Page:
Sectoral Deleveraging in Europe and Its Economic Implications

Martin Gächter, Martin Geiger, Florentin Glötzl, Helene Schuberth

Publication: Chapter in book/Conference proceedingChapter in edited volume

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We examine net lending/net borrowing and the underlying debt dynamics at the sectoral level
in the European Union. Saving and investment patterns indicate that there have been considerable
deleveraging efforts since the start of the global financial crisis, particularly in the
corporate and household sectors. In many EU countries, however, this decline in
credit transactions has not yet led to a significant reduction of sectoral debt-to-GDP ratios.
Subdued output growth and low or even negative inflation rates have undermined the
process and increased real debt burdens in a number of European economies.
Since these are often the countries that had experienced strong credit booms prior to the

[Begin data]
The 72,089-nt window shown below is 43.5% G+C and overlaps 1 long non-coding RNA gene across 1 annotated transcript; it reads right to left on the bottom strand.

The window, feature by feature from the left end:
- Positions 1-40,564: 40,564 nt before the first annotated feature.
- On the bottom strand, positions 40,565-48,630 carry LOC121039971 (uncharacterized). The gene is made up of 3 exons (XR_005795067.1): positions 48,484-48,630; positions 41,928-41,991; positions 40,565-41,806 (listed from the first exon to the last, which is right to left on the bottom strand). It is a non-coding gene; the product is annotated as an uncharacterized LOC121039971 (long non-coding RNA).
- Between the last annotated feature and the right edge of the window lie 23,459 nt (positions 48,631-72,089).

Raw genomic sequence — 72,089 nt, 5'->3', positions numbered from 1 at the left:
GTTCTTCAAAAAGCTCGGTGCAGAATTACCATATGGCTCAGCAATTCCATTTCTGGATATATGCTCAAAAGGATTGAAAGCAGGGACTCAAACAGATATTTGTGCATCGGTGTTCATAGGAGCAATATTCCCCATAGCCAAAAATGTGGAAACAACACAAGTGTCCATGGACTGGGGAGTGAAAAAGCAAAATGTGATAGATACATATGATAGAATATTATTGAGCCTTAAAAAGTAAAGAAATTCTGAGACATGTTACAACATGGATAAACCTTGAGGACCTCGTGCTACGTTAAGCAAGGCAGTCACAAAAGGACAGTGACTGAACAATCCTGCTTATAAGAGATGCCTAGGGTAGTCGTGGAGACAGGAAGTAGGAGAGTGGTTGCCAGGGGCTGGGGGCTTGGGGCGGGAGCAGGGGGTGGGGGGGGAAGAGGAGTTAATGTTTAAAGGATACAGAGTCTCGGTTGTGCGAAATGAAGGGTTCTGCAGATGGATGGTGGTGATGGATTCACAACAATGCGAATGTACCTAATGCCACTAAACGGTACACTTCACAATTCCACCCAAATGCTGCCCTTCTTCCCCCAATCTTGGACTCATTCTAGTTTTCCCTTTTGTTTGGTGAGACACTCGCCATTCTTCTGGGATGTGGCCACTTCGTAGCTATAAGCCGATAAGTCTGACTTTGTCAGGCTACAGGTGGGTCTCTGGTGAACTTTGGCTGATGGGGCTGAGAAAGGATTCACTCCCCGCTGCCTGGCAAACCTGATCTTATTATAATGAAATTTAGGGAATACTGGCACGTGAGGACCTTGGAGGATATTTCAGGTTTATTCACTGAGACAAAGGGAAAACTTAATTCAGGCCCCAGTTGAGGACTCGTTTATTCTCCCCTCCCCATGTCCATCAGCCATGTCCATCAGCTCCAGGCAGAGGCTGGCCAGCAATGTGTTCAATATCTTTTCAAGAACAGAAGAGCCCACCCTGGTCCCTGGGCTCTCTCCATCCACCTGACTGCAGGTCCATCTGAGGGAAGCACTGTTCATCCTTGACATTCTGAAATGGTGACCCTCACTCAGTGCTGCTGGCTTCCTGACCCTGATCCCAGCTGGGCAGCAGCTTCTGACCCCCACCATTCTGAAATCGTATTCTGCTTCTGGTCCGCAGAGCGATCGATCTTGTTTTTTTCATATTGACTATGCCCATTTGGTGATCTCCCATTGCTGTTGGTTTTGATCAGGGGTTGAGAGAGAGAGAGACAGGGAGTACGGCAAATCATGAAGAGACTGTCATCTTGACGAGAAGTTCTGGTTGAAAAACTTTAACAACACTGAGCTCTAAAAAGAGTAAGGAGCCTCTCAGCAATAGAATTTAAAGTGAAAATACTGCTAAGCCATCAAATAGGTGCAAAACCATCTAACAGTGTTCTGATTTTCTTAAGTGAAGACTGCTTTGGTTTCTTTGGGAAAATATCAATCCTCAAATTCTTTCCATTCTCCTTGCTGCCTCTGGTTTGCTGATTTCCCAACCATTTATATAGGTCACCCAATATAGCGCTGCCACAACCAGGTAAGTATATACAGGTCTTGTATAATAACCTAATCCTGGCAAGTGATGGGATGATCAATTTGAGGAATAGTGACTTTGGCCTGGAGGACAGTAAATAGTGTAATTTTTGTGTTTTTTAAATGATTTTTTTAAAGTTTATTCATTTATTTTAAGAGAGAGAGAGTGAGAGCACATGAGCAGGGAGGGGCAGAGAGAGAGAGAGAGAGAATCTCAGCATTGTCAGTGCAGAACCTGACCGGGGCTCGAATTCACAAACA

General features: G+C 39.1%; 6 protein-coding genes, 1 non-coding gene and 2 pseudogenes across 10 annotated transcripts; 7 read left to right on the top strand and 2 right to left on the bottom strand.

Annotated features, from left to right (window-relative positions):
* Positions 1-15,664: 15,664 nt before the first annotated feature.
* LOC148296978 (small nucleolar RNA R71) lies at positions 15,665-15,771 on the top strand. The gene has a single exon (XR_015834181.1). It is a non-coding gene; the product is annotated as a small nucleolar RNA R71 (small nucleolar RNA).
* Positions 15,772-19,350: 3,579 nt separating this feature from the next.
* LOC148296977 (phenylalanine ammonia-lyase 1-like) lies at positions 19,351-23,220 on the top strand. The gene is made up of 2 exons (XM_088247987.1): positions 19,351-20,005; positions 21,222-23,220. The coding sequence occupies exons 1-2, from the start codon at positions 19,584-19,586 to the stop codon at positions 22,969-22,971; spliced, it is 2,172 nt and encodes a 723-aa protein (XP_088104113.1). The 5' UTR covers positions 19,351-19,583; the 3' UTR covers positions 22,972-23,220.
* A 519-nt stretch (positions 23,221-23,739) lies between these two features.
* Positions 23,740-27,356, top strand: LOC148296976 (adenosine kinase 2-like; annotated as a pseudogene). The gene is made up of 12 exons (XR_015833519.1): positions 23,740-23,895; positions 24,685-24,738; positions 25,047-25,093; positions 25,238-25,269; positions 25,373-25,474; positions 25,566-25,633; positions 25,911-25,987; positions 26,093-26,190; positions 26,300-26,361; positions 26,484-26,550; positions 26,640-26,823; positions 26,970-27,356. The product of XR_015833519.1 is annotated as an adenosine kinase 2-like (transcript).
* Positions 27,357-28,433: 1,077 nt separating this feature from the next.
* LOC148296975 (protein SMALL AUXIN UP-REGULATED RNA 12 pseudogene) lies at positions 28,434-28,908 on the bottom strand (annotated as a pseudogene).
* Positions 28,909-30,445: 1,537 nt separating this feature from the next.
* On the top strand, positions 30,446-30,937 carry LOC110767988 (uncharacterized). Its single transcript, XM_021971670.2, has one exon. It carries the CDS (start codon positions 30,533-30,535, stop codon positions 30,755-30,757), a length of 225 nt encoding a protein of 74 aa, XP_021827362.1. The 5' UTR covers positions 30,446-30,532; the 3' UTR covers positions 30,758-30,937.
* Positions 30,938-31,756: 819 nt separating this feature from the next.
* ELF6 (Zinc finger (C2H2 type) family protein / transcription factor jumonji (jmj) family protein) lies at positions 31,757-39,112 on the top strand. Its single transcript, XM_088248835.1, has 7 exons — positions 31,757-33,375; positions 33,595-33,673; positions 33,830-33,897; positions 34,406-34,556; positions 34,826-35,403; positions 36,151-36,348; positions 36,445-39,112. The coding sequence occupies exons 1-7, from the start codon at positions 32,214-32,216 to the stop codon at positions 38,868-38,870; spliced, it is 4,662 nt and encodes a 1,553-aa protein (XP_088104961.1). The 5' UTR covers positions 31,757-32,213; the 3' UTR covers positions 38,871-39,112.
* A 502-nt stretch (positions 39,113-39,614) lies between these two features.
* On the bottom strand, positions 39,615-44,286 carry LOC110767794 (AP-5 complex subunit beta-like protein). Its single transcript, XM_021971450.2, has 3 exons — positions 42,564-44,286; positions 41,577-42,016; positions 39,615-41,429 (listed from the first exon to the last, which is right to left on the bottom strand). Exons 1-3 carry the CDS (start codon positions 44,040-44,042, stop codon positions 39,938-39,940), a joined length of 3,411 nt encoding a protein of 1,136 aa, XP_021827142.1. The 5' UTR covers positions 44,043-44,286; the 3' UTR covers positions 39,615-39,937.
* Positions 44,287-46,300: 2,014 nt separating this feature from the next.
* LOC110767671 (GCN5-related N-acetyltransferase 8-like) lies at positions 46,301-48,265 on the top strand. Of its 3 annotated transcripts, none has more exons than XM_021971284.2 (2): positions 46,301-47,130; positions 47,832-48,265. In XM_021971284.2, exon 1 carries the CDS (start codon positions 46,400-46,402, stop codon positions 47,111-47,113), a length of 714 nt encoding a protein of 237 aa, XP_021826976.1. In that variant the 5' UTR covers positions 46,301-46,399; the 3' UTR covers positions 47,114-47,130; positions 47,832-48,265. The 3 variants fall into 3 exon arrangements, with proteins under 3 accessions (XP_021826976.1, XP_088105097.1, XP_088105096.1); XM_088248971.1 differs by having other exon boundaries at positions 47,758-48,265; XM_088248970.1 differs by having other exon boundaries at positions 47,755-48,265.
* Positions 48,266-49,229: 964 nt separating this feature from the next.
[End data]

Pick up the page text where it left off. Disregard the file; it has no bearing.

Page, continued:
rebalancing needs are likely to persist and may be a significant drag on the recovery in
the near future. Furthermore, most of the ongoing rebalancing - both in terms of debt levels
and current account deficits - is based on a sharp decline in investment rather than an
increase in saving, which might lead to lower potential growth in the future. Recent developments may even jeopardize the catching-up process of peripheral euro area countries and non-euro area EU Member States in Central, Eastern and Southeastern Europe.
Original languageEnglish
Title of host publicationFocus on European Economic Integration
Editors Oesterreichische Nationalbank
Place of PublicationWien
PublisherOesterreichische Nationalbank
Publication statusPublished - 2015

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